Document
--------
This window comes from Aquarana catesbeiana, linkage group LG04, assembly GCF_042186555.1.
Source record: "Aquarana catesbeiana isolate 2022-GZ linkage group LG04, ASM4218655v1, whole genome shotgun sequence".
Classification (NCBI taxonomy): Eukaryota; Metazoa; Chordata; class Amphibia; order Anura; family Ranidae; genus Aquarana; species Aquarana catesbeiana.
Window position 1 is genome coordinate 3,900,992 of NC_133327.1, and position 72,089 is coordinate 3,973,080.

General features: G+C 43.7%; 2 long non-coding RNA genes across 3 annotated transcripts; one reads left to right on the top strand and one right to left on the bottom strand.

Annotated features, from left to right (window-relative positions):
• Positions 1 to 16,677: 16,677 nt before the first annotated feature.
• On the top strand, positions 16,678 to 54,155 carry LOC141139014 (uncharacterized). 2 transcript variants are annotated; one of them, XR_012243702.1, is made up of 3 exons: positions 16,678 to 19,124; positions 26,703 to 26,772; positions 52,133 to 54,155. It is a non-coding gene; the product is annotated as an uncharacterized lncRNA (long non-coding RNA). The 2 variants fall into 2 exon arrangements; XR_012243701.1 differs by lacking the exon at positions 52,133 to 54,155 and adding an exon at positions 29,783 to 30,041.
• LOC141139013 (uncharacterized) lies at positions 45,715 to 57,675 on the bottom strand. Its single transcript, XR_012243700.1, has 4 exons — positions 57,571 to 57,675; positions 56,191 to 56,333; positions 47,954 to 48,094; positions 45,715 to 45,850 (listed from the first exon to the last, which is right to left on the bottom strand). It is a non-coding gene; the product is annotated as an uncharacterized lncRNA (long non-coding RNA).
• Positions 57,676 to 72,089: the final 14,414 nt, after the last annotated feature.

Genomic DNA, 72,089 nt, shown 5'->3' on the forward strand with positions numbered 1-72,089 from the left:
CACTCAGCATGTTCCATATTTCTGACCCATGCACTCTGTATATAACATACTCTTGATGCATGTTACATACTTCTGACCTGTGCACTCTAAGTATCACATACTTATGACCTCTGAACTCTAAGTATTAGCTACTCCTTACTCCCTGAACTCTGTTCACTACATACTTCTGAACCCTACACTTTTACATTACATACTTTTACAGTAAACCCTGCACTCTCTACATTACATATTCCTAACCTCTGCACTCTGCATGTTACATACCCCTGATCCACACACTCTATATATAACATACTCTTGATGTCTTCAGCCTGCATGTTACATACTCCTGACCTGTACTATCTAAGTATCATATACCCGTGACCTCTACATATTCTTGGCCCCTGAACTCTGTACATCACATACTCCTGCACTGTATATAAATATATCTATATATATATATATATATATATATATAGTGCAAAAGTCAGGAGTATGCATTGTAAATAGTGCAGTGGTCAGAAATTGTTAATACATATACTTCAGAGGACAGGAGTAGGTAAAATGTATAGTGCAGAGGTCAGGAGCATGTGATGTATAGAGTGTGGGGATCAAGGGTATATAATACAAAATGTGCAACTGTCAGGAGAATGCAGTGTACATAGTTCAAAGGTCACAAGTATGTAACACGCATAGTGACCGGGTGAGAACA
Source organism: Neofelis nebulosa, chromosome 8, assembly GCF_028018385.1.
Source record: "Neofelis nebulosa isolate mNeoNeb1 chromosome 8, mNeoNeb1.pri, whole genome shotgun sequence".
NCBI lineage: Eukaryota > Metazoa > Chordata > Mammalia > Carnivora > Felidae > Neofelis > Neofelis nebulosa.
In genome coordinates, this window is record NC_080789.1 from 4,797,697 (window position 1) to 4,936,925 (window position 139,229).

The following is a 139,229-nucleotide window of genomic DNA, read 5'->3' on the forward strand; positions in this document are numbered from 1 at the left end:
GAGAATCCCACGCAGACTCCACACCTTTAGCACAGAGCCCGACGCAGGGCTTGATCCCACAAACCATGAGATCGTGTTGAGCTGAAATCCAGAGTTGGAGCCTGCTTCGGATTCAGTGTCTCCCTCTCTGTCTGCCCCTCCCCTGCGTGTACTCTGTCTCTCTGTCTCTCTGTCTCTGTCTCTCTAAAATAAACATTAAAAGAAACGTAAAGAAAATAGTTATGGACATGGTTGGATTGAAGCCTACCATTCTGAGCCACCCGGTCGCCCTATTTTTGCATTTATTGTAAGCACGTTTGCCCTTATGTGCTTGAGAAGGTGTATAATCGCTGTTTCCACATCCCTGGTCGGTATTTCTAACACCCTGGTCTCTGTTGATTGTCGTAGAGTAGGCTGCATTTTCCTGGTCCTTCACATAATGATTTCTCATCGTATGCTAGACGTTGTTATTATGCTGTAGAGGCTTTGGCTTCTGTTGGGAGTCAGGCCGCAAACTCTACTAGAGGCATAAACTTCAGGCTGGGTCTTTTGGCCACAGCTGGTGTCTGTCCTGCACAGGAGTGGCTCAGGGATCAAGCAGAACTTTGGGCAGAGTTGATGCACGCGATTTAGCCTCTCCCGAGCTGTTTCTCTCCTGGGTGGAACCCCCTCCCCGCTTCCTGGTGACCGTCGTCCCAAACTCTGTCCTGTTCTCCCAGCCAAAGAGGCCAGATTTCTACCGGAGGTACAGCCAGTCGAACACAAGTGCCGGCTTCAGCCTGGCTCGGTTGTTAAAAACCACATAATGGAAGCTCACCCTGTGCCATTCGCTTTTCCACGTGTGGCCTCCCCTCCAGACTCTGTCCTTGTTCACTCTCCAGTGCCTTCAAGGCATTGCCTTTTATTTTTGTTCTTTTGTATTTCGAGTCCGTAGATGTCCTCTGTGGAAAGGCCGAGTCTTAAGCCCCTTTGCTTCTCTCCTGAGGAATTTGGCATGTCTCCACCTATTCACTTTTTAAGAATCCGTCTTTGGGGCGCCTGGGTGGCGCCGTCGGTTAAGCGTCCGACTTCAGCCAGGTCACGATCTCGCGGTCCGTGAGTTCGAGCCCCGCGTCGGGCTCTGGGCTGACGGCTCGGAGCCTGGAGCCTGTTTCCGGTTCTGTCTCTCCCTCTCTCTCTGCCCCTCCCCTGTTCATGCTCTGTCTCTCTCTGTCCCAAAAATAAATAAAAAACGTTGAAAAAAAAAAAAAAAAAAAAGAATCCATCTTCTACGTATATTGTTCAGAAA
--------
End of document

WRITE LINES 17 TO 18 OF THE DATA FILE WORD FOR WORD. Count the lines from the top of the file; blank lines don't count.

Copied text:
The following is a 139,229-nucleotide window of genomic DNA, read 5'->3' on the forward strand; positions in this document are numbered from 1 at the left end:
GAGAATCCCACGCAGACTCCACACCTTTAGCACAGAGCCCGACGCAGGGCTTGATCCCACAAACCATGAGATCGTGTTGAGCTGAAATCCAGAGTTGGAGCCTGCTTCGGATTCAGTGTCTCCCTCTCTGTCTGCCCCTCCCCTGCGTGTACTCTGTCTCTCTGTCTCTCTGTCTCTGTCTCTCTAAAATAAACATTAAAAGAAACGTAAAGAAAATAGTTATGGACATGGTTGGATTGAAGCCTACCATTCTGAGCCACCCGGTCGCCCTATTTTTGCATTTATTGTAAGCACGTTTGCCCTTATGTGCTTGAGAAGGTGTATAATCGCTGTTTCCACATCCCTGGTCGGTATTTCTAACACCCTGGTCTCTGTTGATTGTCGTAGAGTAGGCTGCATTTTCCTGGTCCTTCACATAATGATTTCTCATCGTATGCTAGACGTTGTTATTATGCTGTAGAGGCTTTGGCTTCTGTTGGGAGTCAGGCCGCAAACTCTACTAGAGGCATAAACTTCAGGCTGGGTCTTTTGGCCACAGCTGGTGTCTGTCCTGCACAGGAGTGGCTCAGGGATCAAGCAGAACTTTGGGCAGAGTTGATGCACGCGATTTAGCCTCTCCCGAGCTGTTTCTCTCCTGGGTGGAACCCCCTCCCCGCTTCCTGGTGACCGTCGTCCCAAACTCTGTCCTGTTCTCCCAGCCAAAGAGGCCAGATTTCTACCGGAGGTACAGCCAGTCGAACACAAGTGCCGGCTTCAGCCTGGCTCGGTTGTTAAAAACCACATAATGGAAGCTCACCCTGTGCCATTCGCTTTTCCACGTGTGGCCTCCCCTCCAGACTCTGTCCTTGTTCACTCTCCAGTGCCTTCAAGGCATTGCCTTTTATTTTTGTTCTTTTGTATTTCGAGTCCGTAGATGTCCTCTGTGGAAAGGCCGAGTCTTAAGCCCCTTTGCTTCTCTCCTGAGGAATTTGGCATGTCTCCACCTATTCACTTTTTAAGAATCCGTCTTTGGGGCGCCTGGGTGGCGCCGTCGGTTAAGCGTCCGACTTCAGCCAGGTCACGATCTCGCGGTCCGTGAGTTCGAGCCCCGCGTCGGGCTCTGGGCTGACGGCTCGGAGCCTGGAGCCTGTTTCCGGTTCTGTCTCTCCCTCTCTCTCTGCCCCTCCCCTGTTCATGCTCTGTCTCTCTCTGTCCCAAAAATAAATAAAAAACGTTGAAAAAAAAAAAAAAAAAAAAGAATCCATCTTCTACGTATATTGTTCAGAAA